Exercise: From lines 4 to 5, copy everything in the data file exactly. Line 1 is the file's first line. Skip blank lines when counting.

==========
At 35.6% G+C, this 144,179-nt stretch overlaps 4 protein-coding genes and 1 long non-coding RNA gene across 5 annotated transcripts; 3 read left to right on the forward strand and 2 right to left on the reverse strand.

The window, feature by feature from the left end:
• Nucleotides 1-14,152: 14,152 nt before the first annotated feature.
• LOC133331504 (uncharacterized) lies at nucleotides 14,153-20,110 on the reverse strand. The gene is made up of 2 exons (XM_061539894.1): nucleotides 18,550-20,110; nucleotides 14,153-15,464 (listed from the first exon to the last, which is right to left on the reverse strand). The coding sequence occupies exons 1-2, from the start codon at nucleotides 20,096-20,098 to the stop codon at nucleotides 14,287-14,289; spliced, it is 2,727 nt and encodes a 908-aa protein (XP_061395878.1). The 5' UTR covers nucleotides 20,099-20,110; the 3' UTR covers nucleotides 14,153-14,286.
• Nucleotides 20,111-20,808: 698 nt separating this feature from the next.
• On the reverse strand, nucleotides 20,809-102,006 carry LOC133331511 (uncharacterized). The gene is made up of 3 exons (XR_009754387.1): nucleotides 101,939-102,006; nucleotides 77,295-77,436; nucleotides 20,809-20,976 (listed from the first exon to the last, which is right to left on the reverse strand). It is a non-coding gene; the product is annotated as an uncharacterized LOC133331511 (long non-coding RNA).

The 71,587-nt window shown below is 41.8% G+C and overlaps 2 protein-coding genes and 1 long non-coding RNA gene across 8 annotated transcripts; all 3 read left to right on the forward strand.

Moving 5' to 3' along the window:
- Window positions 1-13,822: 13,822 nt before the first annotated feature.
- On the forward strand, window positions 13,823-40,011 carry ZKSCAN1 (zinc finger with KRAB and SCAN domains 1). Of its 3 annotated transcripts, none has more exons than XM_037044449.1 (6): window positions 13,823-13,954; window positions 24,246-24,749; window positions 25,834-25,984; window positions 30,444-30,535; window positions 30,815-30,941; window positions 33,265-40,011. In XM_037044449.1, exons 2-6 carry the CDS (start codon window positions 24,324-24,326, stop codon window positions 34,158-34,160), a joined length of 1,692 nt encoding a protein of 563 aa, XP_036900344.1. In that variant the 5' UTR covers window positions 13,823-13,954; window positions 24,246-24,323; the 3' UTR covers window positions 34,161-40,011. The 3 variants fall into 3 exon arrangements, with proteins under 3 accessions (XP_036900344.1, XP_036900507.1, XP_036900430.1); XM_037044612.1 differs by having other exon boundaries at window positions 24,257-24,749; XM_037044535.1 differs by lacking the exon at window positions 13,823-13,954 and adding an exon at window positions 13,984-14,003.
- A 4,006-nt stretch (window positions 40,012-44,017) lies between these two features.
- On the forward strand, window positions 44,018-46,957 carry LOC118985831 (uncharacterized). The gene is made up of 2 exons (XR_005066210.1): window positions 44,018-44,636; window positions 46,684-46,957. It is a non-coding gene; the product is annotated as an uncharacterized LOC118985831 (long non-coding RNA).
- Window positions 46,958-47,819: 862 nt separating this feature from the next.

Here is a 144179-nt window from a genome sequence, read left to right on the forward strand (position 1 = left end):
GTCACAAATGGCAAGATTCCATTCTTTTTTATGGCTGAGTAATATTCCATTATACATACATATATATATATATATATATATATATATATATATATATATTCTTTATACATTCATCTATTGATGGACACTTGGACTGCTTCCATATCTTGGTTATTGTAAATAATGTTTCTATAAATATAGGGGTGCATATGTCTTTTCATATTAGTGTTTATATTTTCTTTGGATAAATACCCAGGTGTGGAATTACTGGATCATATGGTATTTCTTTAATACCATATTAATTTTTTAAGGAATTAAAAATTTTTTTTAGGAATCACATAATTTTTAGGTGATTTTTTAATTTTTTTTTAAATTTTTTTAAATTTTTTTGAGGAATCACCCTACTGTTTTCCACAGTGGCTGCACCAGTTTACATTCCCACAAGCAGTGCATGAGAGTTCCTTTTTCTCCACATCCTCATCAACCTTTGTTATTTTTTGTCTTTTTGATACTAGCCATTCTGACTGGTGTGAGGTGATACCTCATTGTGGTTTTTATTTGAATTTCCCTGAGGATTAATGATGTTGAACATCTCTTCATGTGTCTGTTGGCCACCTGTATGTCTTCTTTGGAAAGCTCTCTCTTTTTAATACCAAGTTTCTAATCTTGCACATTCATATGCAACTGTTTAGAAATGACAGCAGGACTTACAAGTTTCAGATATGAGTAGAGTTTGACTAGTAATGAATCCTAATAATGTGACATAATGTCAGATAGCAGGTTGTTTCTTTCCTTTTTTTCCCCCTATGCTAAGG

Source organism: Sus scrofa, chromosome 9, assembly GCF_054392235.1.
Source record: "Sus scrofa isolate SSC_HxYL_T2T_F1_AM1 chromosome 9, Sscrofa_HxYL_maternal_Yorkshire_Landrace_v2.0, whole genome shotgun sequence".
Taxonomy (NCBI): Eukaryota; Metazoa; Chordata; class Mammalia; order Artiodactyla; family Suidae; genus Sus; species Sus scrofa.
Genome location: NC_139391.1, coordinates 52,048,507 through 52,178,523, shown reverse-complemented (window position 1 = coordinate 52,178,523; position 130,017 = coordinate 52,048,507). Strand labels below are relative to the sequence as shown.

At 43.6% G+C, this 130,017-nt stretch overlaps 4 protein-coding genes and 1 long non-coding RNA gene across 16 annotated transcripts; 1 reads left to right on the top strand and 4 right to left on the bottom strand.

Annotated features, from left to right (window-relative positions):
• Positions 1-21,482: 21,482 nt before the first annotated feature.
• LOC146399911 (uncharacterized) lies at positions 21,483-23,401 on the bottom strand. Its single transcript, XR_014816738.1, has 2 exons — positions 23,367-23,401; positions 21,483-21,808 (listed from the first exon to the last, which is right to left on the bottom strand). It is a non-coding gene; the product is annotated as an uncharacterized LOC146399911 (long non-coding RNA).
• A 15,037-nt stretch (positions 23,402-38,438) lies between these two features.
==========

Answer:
• LOC133331504 (uncharacterized) lies at nucleotides 14,153-20,110 on the reverse strand. The gene is made up of 2 exons (XM_061539894.1): nucleotides 18,550-20,110; nucleotides 14,153-15,464 (listed from the first exon to the last, which is right to left on the reverse strand). The coding sequence occupies exons 1-2, from the start codon at nucleotides 20,096-20,098 to the stop codon at nucleotides 14,287-14,289; spliced, it is 2,727 nt and encodes a 908-aa protein (XP_061395878.1). The 5' UTR covers nucleotides 20,099-20,110; the 3' UTR covers nucleotides 14,153-14,286.
• Nucleotides 20,111-20,808: 698 nt separating this feature from the next.